This life cycle assessment of beef cattle production in the United States calculates greenhouse gas emissions, fossil energy use, blue water consumption and reactive nitrogen loss per kg of carcass weight.
Different production systems were modelled based on surveys and visits to farms, ranches and feedlots across different regions of the United States.
The figure below shows the main contributions to each impact category, based on the national average. For example, 56% of the carbon footprint is due to methane from enteric fermentation.
Image: Figure 3, Rotz et al. Distribution of each environmental footprint among sources.
The study uses newer values for global warming potential (GWP) than many other studies. Here is what the authors say regarding GWP values:
“Compared to most previous studies, an important change was made in calculating GHG emissions. The global warming potential (GWP) values for CH4 and N2O were updated to the latest 100-year values recommended by the Intergovernmental Panel on Climate Change (IPCC; Myhre et al., 2013). The GWP for CH4 was increased to 28, and this value considered the removal of carbon dioxide (CO2) from the atmosphere to create CH4. The GWP for N2O was decreased to 265. The net effect was about a 9% increase in our calculated carbon dioxide equivalent (CO2e) for beef cattle production compared to our previous studies.”
Regarding carbon sequestration, the authors made the following comments:
“A benefit often discussed in cattle production is that of C sequestration. On individual operations where appropriate transitions in management are made, soil organic matter can be accumulated for a period and C can be sequestered (Franzluebbers, 2005; Franzluebbers and Follett, 2005). This impact of beef cattle is likely small on a national scale. Most cattle producing operations in the U.S. have used relatively consistent management practices for many years, so soil C levels should be near a long-term equilibrium. Where opportunities exist for reducing the use of tillage in crop production or improving rotational grazing strategies, additional C can be sequestered and stored in the soil providing a short-term reduction in net greenhouse gas emissions (Franzluebbers, 2005; Rotz et al., 2009). These may provide other benefits by reducing fossil energy use and improving nutrient use efficiencies.”
The environmental impacts of beef cattle production and their effects on the overall sustainability of beef have become a national and international concern. Our objective was to quantify important environmental impacts of beef cattle production in the United States. Surveys and visits of farms, ranches and feedlots were conducted throughout seven regions (Northeast, Southeast, Midwest, Northern Plains, Southern Plains, Northwest and Southwest) to determine common practices and characteristics of cattle production. These data along with other information sources were used to create about 150 representative production systems throughout the country, which were simulated with the Integrated Farm System Model using local soil and climate data. The simulations quantified the performance and environmental impacts of beef cattle production systems for each region. A farm-gate life cycle assessment was used to quantify resource use and emissions for all production systems including traditional beef breeds and cull animals from the dairy industry. Regional and national totals were determined as the sum of the production system outputs multiplied by the number of cattle represented by each simulated system. The average annual greenhouse gas and reactive N emissions associated with beef cattle production over the past five years were determined to be 243 ± 26 Tg carbon dioxide equivalents (CO2e) and 1760 ± 136 Gg N, respectively. Total fossil energy use was found to be 569 ± 53 PJ and blue water consumption was 23.2 ± 3.5 TL. Environmental intensities expressed per kg of carcass weight produced were 21.3 ± 2.3 kg CO2e, 155 ± 12 g N, 50.0 ± 4.7 MJ, and 2034 ± 309 L, respectively. These farm-gate values are being combined with post farm-gate sources of packing, processing, distribution, retail, consumption and waste handling to produce a full life cycle assessment of U.S. beef. This study is the most detailed, yet comprehensive, study conducted to date to provide baseline measures for the sustainability of U.S. beef.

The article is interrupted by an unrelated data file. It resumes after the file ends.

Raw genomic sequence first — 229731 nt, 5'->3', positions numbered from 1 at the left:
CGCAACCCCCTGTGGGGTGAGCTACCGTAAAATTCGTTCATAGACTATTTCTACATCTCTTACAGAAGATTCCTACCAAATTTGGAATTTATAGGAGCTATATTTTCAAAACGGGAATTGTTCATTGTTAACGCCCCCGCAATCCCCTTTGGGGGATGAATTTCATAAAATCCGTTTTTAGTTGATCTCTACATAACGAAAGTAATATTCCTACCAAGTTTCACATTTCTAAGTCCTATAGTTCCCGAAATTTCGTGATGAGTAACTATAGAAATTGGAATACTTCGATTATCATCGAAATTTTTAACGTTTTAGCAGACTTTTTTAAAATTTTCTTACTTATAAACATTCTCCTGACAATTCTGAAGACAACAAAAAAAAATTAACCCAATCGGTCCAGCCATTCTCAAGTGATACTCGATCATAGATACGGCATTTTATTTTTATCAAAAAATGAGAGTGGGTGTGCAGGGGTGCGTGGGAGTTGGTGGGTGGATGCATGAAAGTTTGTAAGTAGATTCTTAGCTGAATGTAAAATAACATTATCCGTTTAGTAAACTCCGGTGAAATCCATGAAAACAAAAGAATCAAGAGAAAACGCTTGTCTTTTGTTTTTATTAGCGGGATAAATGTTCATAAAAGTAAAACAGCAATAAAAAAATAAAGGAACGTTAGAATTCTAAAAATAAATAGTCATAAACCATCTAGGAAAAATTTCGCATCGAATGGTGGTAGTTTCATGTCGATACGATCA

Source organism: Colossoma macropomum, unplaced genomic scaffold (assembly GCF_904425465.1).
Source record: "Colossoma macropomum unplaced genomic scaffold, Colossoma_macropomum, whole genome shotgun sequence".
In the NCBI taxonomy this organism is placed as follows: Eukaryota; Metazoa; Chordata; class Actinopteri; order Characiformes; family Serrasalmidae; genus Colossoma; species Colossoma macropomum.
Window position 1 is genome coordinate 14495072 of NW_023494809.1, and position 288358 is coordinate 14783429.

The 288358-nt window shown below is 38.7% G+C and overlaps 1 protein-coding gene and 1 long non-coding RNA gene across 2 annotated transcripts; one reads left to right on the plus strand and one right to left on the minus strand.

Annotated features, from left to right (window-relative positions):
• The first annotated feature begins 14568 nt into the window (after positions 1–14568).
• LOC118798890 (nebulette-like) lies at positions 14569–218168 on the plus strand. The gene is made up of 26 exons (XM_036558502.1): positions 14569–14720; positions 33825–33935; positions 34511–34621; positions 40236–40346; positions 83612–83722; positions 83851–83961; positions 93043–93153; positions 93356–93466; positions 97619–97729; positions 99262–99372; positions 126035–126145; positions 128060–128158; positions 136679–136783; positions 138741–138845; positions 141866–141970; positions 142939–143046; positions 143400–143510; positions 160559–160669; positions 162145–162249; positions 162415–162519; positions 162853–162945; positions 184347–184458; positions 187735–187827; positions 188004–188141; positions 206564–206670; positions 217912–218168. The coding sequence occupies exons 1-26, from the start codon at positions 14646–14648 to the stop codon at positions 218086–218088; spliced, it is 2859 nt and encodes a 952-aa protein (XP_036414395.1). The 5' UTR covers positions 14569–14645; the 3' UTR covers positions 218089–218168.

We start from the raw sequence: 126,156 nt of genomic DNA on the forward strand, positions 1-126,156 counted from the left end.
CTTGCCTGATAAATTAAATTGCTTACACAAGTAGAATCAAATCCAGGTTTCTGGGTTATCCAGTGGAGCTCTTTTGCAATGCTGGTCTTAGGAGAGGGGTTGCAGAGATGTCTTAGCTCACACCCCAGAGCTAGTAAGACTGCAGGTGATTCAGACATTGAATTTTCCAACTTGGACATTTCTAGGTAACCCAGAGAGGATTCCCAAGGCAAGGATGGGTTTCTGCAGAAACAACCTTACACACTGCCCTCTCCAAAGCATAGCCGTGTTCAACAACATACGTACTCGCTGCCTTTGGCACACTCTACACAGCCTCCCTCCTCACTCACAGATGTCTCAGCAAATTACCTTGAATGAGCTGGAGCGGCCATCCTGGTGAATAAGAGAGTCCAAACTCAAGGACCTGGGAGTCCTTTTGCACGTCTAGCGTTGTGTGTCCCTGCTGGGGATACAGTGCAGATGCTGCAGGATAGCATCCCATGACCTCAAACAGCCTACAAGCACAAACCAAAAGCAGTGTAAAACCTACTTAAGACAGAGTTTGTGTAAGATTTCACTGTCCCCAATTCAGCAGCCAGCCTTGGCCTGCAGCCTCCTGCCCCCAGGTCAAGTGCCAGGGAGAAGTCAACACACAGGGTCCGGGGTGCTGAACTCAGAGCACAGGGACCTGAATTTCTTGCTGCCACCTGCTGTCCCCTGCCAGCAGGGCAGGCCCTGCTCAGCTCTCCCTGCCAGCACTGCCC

Rotz, C.A., Asem-Hiablie, S., Place, S. and Thoma, G., 2019. Environmental footprints of beef cattle production in the United States. Agricultural Systems, 169, pp.1-13.